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At Dudley Wood Primary School, the teaching of phonics is of high priority in the Early Years and Key Stage 1, and provides the foundations of learning to read and write.   


Through the teaching and learning of phonics, children learn to hear sounds and to represent them with letters; they learn to segment words into phonemes and to build and blend phonemes into words. The skills of segmenting and blending also supports the children’s spelling ability.    


Our phonics teaching and learning is progressive, from Nursery to Year 2. We follow the Department of Education’s document, ‘Letters and Sounds’.  


The children have discrete, daily phonics sessions where they revise previous learning, are taught new phonemes and graphemes, practise together and apply what they have learnt. The sessions are fun and interactive but follow a specific programme of learning.  As well as focusing on phonic knowledge, some words (the common exception words) which are not phonetic are taught and learnt by sight – these are known as the tricky words. 


Through Letters and Sounds, the children are taught the 44 phonemes that make up all the sounds required for reading and spelling. These phonemes include those made by just one letter and those that are made by two or more. Children work through the different phases and as they grow in confidence and experience, they are introduced to alternative ways of representing the same sound.  Our aim is for children to become fluent readers by the end of Key Stage 1.  Attainment in phonics is measured by the Phonics Screening Test at the end of Year 1. 



  • In Nursery, they address Phase 1 of Letters and Sounds – distinguishing environmental sounds; using and understanding rhythm and rhyme; and practising oral blending (c-u-p = cup) laying the foundations for learning the first set of letters & sounds in Phase 2. When the individual pupil is ready, they will progress to letter and phoneme correspondence, focusing on the first group of letters and sounds – S.A.T.P.I.N.  Through the use of actions and rhymes from Jolly Phonics, they will continue their work on rhythm and rhyme; learn the sounds these letters make; and what these letters look like.   


  • In Reception, they continue to build on their listening skills and are introduced to Phase 2 which marks the start of systematic phonics work, and progress onto Phase 3 when ready.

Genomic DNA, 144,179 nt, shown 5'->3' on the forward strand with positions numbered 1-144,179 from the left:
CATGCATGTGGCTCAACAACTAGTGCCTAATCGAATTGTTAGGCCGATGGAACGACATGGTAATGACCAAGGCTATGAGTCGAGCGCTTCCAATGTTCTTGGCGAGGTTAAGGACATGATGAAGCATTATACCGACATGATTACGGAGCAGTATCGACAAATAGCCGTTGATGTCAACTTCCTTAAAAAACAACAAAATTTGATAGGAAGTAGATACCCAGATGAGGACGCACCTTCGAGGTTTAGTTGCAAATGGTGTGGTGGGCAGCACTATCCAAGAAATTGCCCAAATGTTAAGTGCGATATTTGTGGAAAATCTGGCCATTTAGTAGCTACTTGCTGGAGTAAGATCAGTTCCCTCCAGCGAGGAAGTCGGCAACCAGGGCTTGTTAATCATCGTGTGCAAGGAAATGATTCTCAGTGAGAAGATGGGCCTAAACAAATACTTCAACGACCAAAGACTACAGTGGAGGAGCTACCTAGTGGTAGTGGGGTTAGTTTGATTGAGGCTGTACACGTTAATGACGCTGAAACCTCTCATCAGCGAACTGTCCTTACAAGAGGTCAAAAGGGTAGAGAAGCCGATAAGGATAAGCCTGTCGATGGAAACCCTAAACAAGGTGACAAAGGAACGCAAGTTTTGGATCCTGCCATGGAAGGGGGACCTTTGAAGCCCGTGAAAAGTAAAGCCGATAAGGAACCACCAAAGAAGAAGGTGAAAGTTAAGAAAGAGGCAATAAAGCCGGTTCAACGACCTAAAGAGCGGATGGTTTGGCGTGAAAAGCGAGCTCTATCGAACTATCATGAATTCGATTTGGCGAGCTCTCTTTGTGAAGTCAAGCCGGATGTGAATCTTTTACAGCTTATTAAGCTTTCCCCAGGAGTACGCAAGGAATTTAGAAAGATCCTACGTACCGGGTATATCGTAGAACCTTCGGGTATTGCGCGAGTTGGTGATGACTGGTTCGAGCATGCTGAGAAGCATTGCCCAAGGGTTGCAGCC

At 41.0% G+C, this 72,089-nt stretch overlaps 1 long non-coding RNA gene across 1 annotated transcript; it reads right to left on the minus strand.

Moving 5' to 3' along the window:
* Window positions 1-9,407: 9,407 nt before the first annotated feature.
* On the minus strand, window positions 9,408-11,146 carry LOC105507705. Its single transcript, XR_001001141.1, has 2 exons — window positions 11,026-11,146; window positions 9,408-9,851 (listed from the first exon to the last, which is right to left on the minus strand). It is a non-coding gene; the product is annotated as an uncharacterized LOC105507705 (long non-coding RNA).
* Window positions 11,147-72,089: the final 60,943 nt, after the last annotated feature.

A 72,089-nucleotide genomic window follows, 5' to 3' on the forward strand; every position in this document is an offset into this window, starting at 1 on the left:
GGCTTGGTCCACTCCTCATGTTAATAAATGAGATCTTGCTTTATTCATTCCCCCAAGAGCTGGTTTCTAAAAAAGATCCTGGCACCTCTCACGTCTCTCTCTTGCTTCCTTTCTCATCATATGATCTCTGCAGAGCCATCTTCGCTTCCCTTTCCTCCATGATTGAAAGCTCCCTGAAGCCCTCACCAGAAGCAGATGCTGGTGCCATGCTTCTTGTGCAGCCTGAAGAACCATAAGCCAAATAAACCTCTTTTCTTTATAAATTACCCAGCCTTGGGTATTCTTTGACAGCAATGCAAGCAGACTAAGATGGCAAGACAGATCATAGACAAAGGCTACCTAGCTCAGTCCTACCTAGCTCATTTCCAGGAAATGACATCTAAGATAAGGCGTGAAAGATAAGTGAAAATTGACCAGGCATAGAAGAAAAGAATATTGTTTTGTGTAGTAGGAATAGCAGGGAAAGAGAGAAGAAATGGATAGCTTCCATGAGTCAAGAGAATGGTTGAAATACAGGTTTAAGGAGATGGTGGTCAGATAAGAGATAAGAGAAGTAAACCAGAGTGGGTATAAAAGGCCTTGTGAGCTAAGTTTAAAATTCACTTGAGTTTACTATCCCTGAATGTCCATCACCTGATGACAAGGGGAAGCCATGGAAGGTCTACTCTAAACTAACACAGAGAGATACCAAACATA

• In Year 1, they continue building on the foundations laid in EYFS; whilst Year 1 generally focus on Phase 4 & 5 of Letters and Sounds, pupils will continue to work on the phase appropriate to their individual ability and need. The children have weekly spellings which are taken from the Phase 2 - 5 tricky words and the common exception words, including days of the week and months of the year, as set out in the National Curriculum.


              The Year 1 Phonics Screening Test takes place in the Summer Term. 


  • In Year 2, phonics continues, but now the majority of pupils can segment and blend automatically, the emphasis shifts to focus on spelling rules and patterns (Phase 6).  For those pupils still needing support with earlier phonics, there are specific interventions targeted to their individual ability and need.  Weekly spellings are sent home – these practise a particular spelling rule, pattern or grapheme.  Pupil are encouraged to practise these at home and are tested at the end of the week. 


  • In Year 3, phonics continues, lessons are differentiated and linked to spelling.  The majority of pupils take part in two lessons per week, which build on the children’s understanding of Letters & Sounds, Phase 6.  Activities focus on spelling patterns from Babcock No Nonsense Spelling Scheme.  Weekly spellings are sent home – these practise a particular spelling rule, pattern or grapheme.  Pupils are encouraged to practise these at home and are tested at the end of the week.  For those pupils still needing support with earlier phonics, there are specific interventions targeted to their individual ability and need.  


  • In Years 4 – 6, phonics is no longer taught discretely, but is referred to frequently when reading unfamiliar words and learning and applying spelling rules.  For those pupils still needing support with earlier phonics, interventions will be organised.